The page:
The advantage of the proposed schedule over the previous schedule in Fig. 2(b) is that the selection between I4 and I16 for early termination is possible whereas the previous schedule always selects I4 for the candidate of early termination resulting in a limited speed up in the case where I16 is chosen as the final mode. Adopting 8-pixel parallel hardware implementation, the previous pipeline can process both I4 and I16 in parallel, with 4-pixel parallel hardware dedicated to each of I4 and I16. As I4 takes longer than I16, the hardware for I16 is often wasted when I4 is not terminated early. On the other hand, the proposed pipeline processes I4 with 8-pixel parallel hardware dedicated to I4 almost twice faster than the previous pipeline in Fig. 2 (b) does. This is because only 4-pixel parallel architecture is used for I4 in the previous pipeline (the other 4-pixel architecture is dedicated to I16). After I4, the 8-pixel parallel hardware is dedicated to I16, and speed up is achieved by early termination. Therefore, the proposed pipeline schedule achieves better hardware utilization than that in Fig. 2(b), leading to faster execution time than the schedule in Fig. 2(b). Similarly, the proposed pipeline uses 8-pixel parallel hardware for I16 first and then later for I4 when I16 is over. The hardware under-utilization is minimized with the proposed pipeline.

For further speed-up by reducing the number of prediction modes for I4, this paper also employs the modified three step algorithm which is proposed in [3]. Recall that the algorithm always discards two prediction modes among the nine prediction modes without a much degradation of R-D performance. The plane mode for I16 and Chroma predictions is omitted to reduce the complexity of the hardware as in [3]. In addition, this paper proposes two additional techniques: early termination among the I16 modes and additional prediction mode reduction for I4. The details of these two additional techniques are discussed in Sections 3.4 and 3.5, respectively.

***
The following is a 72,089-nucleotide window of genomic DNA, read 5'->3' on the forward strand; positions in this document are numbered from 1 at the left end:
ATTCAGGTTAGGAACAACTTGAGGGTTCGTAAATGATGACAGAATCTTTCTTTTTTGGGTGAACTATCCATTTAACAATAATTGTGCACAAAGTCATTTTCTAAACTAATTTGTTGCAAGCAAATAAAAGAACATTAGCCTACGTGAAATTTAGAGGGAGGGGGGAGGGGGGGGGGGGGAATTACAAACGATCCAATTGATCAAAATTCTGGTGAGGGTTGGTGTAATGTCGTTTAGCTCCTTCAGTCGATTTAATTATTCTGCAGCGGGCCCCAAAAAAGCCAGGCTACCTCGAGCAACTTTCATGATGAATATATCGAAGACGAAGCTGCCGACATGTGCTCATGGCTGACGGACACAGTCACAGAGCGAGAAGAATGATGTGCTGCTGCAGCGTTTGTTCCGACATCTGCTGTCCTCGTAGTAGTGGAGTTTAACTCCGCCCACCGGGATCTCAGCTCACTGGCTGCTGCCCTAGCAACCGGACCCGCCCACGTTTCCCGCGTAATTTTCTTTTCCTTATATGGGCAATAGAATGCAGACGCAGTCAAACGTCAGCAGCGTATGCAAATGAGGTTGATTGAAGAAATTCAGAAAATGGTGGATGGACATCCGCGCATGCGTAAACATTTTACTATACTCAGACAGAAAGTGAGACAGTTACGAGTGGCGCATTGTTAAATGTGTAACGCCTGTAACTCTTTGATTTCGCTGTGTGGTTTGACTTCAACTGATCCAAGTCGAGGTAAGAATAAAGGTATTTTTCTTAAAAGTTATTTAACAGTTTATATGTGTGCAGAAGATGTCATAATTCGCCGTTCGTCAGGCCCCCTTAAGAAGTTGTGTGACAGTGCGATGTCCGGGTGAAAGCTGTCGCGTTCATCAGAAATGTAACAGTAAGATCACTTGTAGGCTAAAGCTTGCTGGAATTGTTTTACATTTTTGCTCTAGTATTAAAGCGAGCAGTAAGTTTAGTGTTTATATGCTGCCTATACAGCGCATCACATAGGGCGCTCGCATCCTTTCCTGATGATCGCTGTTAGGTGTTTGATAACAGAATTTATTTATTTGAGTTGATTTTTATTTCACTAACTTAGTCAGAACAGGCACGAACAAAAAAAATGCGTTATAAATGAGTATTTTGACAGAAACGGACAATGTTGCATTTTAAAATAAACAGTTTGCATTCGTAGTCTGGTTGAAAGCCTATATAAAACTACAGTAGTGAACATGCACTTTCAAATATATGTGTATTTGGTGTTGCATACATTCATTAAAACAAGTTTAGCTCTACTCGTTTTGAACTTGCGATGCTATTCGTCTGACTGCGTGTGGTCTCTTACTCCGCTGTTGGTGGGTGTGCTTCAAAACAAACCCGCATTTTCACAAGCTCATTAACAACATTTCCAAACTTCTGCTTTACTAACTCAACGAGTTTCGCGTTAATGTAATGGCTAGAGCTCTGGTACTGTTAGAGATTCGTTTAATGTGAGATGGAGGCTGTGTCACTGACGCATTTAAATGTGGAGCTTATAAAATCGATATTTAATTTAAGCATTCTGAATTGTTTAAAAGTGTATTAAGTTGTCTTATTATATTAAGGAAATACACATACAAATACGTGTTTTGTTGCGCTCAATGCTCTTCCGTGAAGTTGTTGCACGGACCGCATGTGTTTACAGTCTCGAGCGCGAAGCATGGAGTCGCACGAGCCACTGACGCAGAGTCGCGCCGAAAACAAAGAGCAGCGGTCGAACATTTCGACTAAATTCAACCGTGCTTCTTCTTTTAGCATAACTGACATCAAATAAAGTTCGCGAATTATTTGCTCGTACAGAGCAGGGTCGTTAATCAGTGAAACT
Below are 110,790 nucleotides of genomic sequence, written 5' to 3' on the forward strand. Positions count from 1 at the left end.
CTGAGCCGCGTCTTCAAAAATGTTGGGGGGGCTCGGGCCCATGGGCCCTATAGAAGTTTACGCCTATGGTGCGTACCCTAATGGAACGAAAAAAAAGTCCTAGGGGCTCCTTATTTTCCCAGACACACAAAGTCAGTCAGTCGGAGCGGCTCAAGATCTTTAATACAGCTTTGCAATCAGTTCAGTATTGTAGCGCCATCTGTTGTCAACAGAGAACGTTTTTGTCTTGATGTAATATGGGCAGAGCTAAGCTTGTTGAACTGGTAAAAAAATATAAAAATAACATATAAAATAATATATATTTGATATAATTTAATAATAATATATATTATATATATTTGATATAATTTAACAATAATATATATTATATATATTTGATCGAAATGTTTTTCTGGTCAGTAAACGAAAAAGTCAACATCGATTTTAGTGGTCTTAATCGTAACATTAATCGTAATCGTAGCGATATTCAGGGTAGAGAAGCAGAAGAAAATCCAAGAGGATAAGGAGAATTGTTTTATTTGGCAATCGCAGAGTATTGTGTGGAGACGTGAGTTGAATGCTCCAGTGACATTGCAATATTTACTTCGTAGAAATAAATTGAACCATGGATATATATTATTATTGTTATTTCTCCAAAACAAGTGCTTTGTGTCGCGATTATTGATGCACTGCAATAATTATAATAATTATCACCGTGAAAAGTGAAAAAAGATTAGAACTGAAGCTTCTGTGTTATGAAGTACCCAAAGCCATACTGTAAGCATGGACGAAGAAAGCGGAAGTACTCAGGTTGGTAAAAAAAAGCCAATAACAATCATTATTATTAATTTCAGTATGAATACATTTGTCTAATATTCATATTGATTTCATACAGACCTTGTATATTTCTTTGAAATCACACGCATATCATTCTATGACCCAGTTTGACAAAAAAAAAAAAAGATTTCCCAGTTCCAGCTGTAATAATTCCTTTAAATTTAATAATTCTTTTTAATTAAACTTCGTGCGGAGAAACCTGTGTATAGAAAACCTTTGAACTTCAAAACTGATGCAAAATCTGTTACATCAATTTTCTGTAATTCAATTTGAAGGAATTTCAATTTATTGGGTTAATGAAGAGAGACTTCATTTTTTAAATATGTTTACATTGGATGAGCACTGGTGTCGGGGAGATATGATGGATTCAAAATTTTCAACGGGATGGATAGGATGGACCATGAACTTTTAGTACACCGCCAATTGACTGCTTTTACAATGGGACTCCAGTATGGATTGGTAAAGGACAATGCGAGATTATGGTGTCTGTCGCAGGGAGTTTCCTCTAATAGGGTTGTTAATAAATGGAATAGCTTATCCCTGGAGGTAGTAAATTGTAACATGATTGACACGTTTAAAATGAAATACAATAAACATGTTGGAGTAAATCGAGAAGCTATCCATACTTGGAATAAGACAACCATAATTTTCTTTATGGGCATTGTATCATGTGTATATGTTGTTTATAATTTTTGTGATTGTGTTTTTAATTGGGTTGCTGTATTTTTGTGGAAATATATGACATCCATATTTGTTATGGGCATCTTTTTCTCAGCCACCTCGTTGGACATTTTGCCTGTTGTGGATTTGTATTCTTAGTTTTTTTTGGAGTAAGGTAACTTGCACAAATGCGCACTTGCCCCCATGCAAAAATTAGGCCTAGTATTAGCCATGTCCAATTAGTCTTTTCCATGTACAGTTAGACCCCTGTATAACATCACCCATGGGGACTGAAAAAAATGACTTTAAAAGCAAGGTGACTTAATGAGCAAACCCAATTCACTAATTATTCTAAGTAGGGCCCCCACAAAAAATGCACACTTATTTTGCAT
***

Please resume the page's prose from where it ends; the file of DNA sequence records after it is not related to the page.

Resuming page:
3.2 Mode Selection Between I4 and I16

In the algorithm in Fig. 5, the first step is a selection between I4 and I16. The selection is made by observing the intra prediction modes of neighboring macroblocks. The prediction modes of the upper and left macroblocks are checked first, and I16 is selected if one of the two neighboring modes is I16. Otherwise, I4 is selected. The top-leftmost macroblock in a frame has no neighboring macroblocks. In this case, I4 is always selected because I4 is selected more frequently as the best mode than I16 does.

Table 1 shows the probability of the selected mode to be finally chosen as the best mode. Four test sequences of size 1920 × 1080 are used. The high accuracy implies that the selected mode is the best mode with high probability. As shown in Table 1, the simple selection scheme achieves very high accuracy, at least 79%, in these four test sequences.
Table 1

Accuracy of prediction between I4 and I16.

Test sequence

Accuracy (%)

Blue sky

92.02

Tractor

90.07

Pedestrian area

79.24

Rush hour

79.13

3.3 Early Termination of I4